President Donald Trump’s recent budget proposal called for major U.S. cuts to United Nations programs. Although many people think of “the U.N.” as a single monolithic entity, it is actually a broad system comprised of more than 30 organizations, each with its own mandate, ranging from peacekeeping to civil aviation coordination to child health and humanitarian food relief. (A full list of U.N. organizations is listed in Table 1 at bottom.)
The U.S. remains the largest funder of the U.N. system as a whole, but its support is not spread evenly across all the organizations. To consider the implications of potential changes in U.S. funding, two complementary questions need to be assessed:
- First, from a U.S. budget perspective, how big are American contributions to each U.N. organization?
- Second, from the perspective of each U.N. organization, how important are U.S. contributions?
We considered these questions by examining U.N. system budget data for 2014, the most recent year with full information available. For simplicity, we define U.S. “allocations” as the sum of both voluntary and assessed contributions, the latter being those that are required through membership in each organization.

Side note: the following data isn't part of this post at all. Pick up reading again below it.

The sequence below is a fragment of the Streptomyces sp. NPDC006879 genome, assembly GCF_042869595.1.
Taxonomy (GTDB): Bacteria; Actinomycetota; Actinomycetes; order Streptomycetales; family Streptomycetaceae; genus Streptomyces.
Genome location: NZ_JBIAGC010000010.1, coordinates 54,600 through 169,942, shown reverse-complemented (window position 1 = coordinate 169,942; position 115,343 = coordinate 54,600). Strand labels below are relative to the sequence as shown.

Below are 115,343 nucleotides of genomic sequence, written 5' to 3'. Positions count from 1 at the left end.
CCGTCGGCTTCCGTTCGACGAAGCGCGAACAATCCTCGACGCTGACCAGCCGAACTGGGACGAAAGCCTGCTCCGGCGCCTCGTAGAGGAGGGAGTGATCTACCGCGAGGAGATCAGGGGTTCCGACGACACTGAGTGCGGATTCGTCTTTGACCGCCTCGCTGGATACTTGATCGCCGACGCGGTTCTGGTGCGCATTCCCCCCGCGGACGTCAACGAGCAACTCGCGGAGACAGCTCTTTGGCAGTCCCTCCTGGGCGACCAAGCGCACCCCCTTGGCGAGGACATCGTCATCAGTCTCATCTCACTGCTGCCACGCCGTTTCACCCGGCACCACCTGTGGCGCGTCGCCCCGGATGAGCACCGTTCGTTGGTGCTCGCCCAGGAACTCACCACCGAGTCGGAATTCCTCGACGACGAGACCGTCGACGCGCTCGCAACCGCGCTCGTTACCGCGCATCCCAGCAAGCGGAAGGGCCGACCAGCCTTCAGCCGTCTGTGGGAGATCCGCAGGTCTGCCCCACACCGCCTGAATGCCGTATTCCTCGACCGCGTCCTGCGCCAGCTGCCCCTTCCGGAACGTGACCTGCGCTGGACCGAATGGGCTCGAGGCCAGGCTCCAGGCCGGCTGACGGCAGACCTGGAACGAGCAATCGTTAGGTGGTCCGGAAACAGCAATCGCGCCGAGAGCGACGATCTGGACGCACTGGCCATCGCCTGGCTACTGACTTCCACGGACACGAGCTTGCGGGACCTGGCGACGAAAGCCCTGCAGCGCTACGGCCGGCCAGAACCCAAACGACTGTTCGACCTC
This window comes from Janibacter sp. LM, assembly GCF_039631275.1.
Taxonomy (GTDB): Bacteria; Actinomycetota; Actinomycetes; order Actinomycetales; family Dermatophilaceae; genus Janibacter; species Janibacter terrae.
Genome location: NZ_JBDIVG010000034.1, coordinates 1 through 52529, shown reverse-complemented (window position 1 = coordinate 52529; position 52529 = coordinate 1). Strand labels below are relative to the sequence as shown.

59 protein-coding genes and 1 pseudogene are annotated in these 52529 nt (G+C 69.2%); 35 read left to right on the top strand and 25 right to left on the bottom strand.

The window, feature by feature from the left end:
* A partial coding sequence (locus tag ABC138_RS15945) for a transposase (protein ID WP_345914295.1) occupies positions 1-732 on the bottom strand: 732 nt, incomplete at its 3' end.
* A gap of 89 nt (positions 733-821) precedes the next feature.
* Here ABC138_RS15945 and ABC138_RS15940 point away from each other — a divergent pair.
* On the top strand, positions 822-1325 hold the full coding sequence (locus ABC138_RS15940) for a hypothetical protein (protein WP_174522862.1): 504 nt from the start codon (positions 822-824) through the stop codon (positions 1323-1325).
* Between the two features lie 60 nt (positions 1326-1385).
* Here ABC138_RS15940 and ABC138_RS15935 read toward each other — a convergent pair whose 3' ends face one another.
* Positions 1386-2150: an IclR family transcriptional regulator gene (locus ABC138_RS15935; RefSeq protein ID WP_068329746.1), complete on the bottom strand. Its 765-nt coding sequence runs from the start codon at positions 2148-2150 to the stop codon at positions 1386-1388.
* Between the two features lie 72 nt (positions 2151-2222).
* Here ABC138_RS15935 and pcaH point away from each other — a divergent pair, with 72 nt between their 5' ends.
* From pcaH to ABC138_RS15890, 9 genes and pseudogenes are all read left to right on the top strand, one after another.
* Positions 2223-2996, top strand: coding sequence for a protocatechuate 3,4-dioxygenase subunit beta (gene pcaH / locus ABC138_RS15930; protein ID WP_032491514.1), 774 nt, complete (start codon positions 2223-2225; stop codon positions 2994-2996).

How important is each U.N. organization from a U.S. budgetary perspective?
Figure 1 shows that five entities accounted for nearly three-quarters of the U.S.’s nearly $10 billion in allocations to the U.N. system in 2014. The top recipient, at 23 percent of U.S. allocations, is the World Food Program (WFP), an organization that many Americans might not even know to be part of the formal U.N. system. WFP is the world’s leading provider of humanitarian emergency food relief and in 2014 it received nearly $2.3 billion of American support. U.N. peacekeeping operations received slightly less, closer to $2.2 billion. The third-largest U.S. allocation was to the U.N. High Commissioner for Refugees (UNHCR), at more than $1.2 billion, or 13 percent of overall U.S. contributions. This was followed by $942 million for UNICEF, equivalent to 9 percent of U.S. allocations.
Figure 1: The distribution of U.S. funding allocations across U.N. organizations
Note: Budget data are for 2014. “24 other U.N. orgs” include, in descending order of U.S. funding: UNDP; WHO; UNRWA; IOM; IAEA; FAO; ILO; PAHO; UNAIDS; UNFPA; UNEP; UNODC; IFAD; WTO; ICAO; WMO; UN-Women; ITU; UN-Habitat; UPU; IMO; WIPO; ITC; UNIDO. The U.S. was assessed $80 million for UNESCO in 2014 but suspended payment in 2011.